“When the filming is going to be done in a studio, you know you’ll have plenty of space to lay out your gear without restrictions from the environment. But on run and gun, fast-paced shoots, you don’t have the personnel, transportation or space to bring tons of extra gear. So everything in your camera package has to be essential, and that all comes down to the planning.” - Kevin Kelleher, MoVI Op at Ironclad.
Some argue that prep day is the most important day of filming, because how you prep impacts every aspect of how your shoot unfolds. Prep day is an opportunity to meticulously choose, build and test every single piece of gear in your package. After all, if your gear isn’t properly working, what do you have to film with?
While we typically think of camera prep as just hand-picking the gear and building the setup, some productions require a much different approach. Our friends at Ironclad, a production company based in Virginia, specialize in run-and-gun cinematography where the entire team travels to locations (often remote) and is mobile through the entire shoot. Kevin Kelleher, a MoVI Op at Ironclad, shares how his team preps for productions on the road.
“It all comes down to the creative. Clients like Under Armour or Reebok come to us because they know we can craft a story and produce it from start to finish. Our team comes up with the story and how we want the scenes to be shot. Once the creative side is finished, we have to evaluate what kind of gear we need to achieve those shots.”
“For us, every single shoot we do is in a different environment, which means prepping can get really complicated. We start by discussing the plans in pre-production. How many days will we be out there filming? What’s the budget? How much can we afford to bring? By doing this we have a baseline for planning our gear like how many cameras we’ll bring and how many camera batteries we’ll need.”
“Then we look at how many people will be in the camera crew, and that just depends on the needs of the production, budget, and environment we’ll be in. If we have four people, we can afford to pack a little extra by divvying up the load between everyone. If we’re only sending two people, we have little to no space to bring anything but the essentials. Keep in mind that for most of our productions, we’re packing all of our gear on a plane. We have to abide by those limitations as well.”
“Then it comes time to choose the gear. Because our shoots are, for the most part, always outdoors and constantly moving, we need to pack lightly yet still have everything we need. We start with the staples first: RED cameras (Monstro and/or Dragon) outfitted with Teradek Bolts and SmallHD monitors. We always use Core SWX batteries and it’s just a matter of figuring out how many we can bring along. And of course we never travel without Pelican cases.”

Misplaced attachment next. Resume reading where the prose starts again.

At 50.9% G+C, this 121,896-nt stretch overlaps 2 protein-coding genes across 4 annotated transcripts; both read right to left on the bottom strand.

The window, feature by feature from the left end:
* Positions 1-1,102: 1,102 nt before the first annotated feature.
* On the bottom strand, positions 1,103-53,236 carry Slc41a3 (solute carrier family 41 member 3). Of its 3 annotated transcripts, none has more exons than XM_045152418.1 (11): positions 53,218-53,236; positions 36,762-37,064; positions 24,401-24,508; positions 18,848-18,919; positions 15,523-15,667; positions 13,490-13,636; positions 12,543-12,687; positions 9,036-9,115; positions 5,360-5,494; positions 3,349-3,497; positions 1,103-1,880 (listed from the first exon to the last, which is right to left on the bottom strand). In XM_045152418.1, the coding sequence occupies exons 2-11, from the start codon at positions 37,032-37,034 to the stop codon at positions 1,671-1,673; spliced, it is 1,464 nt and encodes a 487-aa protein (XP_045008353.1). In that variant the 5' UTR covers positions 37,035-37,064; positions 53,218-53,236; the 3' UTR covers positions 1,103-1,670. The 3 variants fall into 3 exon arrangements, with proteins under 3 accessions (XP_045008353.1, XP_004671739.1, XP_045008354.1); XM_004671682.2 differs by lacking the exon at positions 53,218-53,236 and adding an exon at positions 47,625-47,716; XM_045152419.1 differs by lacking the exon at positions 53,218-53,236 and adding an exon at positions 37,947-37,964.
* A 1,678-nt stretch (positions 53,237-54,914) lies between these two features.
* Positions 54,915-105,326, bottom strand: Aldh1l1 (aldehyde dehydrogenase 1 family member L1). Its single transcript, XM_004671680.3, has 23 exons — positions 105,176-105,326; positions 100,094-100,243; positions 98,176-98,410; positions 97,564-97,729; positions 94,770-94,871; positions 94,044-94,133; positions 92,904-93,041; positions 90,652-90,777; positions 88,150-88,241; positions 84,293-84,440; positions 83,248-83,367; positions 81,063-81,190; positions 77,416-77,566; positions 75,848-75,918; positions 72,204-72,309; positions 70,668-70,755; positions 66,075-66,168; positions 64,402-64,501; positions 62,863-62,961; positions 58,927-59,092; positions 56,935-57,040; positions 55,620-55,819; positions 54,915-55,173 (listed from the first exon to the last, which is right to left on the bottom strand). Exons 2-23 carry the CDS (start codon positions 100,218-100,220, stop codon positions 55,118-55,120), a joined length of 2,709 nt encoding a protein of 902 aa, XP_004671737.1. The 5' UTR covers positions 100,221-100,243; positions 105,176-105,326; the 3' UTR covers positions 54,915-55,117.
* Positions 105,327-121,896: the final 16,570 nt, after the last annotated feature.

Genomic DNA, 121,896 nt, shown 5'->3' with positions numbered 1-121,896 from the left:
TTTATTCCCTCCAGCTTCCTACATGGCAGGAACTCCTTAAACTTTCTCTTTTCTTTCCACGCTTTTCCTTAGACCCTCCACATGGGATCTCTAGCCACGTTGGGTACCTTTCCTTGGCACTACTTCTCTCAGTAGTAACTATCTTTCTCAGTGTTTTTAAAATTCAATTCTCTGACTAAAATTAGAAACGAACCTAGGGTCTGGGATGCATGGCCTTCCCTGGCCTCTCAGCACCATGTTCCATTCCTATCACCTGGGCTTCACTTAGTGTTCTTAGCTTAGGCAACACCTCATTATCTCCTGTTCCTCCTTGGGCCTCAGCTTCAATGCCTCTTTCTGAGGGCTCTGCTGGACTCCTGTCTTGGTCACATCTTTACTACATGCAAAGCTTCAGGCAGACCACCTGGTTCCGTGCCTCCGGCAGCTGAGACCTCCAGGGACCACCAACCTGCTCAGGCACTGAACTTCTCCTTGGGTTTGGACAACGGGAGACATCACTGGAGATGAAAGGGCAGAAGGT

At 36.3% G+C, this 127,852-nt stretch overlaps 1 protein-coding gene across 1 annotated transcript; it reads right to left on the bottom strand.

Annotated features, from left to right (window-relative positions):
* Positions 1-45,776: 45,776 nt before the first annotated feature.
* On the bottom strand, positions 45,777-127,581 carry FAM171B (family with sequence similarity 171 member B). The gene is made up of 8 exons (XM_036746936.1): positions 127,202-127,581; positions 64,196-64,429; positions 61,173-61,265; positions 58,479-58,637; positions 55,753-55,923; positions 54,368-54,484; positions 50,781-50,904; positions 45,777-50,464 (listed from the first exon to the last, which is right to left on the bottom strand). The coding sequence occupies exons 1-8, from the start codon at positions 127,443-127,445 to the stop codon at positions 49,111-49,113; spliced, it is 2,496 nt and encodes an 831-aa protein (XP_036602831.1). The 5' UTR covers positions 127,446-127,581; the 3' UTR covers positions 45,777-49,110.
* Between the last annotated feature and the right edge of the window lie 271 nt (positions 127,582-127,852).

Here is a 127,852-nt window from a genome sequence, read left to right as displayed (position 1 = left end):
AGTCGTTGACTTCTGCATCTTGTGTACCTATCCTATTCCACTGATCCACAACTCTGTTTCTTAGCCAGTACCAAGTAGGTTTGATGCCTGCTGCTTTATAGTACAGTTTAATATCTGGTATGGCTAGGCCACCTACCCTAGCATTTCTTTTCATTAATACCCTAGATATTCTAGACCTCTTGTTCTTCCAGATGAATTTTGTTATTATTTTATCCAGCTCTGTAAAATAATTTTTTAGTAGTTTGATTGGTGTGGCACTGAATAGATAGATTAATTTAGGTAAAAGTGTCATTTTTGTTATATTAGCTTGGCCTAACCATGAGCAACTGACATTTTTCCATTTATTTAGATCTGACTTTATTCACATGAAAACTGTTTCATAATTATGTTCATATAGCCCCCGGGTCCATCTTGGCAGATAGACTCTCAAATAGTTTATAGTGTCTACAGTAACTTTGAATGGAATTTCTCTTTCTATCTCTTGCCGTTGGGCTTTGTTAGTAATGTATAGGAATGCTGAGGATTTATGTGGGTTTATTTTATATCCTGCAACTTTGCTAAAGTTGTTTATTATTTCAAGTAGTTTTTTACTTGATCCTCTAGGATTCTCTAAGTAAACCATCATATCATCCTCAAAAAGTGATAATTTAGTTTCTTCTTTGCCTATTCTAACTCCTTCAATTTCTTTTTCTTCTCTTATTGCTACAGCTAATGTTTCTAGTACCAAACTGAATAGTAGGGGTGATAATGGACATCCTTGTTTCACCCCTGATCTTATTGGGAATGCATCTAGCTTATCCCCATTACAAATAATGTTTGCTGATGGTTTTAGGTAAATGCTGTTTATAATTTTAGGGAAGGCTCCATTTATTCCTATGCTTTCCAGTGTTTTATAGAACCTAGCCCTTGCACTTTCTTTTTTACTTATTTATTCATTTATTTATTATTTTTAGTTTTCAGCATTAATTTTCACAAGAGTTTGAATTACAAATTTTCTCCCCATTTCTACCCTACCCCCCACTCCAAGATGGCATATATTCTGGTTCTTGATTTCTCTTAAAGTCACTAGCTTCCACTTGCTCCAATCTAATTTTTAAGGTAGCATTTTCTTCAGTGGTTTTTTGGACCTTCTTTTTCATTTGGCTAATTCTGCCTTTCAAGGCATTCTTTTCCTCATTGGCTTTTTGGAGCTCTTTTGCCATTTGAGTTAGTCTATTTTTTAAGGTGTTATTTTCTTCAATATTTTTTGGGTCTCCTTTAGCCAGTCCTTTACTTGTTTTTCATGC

“After the staples are packed, we have to decide what kind of extras to bring. We just wrapped up a 3-day shoot with Under Armour in Portland where the shoot required us to track athletes as they ran through the city. We knew this was going to be a fast-paced shoot, so we packed gear that could keep us mobile. 3 people each with a RED camera, 6 Core SWX batteries per person, and 2 terabytes of storage per person.”
“Monitoring was the difficult part. We wanted to give the Creative Director and client a way to see the feed from inside the van. So each camera was rigged with a Bolt 1000 transmitter, sending feeds to a 13” monitor in the van. A and B cams also sent video to a 703 Bolt that the Director kept on him. As the runners moved through the city, our camera team followed on foot or golf cart and the mobile video village (van) followed close behind.”
“We decided this build was necessary to get the right kind of footage. The fact that it was fast paced meant we wanted to maximize our time with camera capabilities. Shooting with 3 cameras simultaneously allowed us to cover everything on the shoot, and the Bolts helped us support our creative team with the proper monitoring solution.”
“On these shoots where we’re out all day long, we make sure to bring enough backups to cover all of our ground. Clients hire us to get the job done so we’re putting our reputation on the line. We always have backup cables, batteries, chargers, storage, antennas, velcro, gaff tape, etc. You don’t want to be the one holding up a production, or worse, missing a shot that won’t be repeated.”
Building the Rigs
“When you’re traveling, camera prep doesn’t always go as smoothly as a studio prep. Most of the time when we arrive at our destination, we have a day or less to get all the gear ready. This means building our rigs in the hotel or the back of a truck with access to only the gear that we brought.”
“There’s not a lot of time to do prep once we’re on location, so we do builds the day before. We mount the cameras to our MoVIs, pair our Teradeks, calibrate lenses, charge our batteries. If we have to, we’ll be up until 4AM prepping for a 8AM shoot. When it’s time to be on set with our clients, we’re completely up and ready to go.”
“We can’t stress enough how important it is to have gear that’s reliable. When we were on the road in remote locations like Haiti or Uganda, we didn’t have access to more gear in case anything broke down. You trust in the reliability and reputation of the brands you use, and it really pays to have quality equipment, especially when your production company is putting its business on the line.”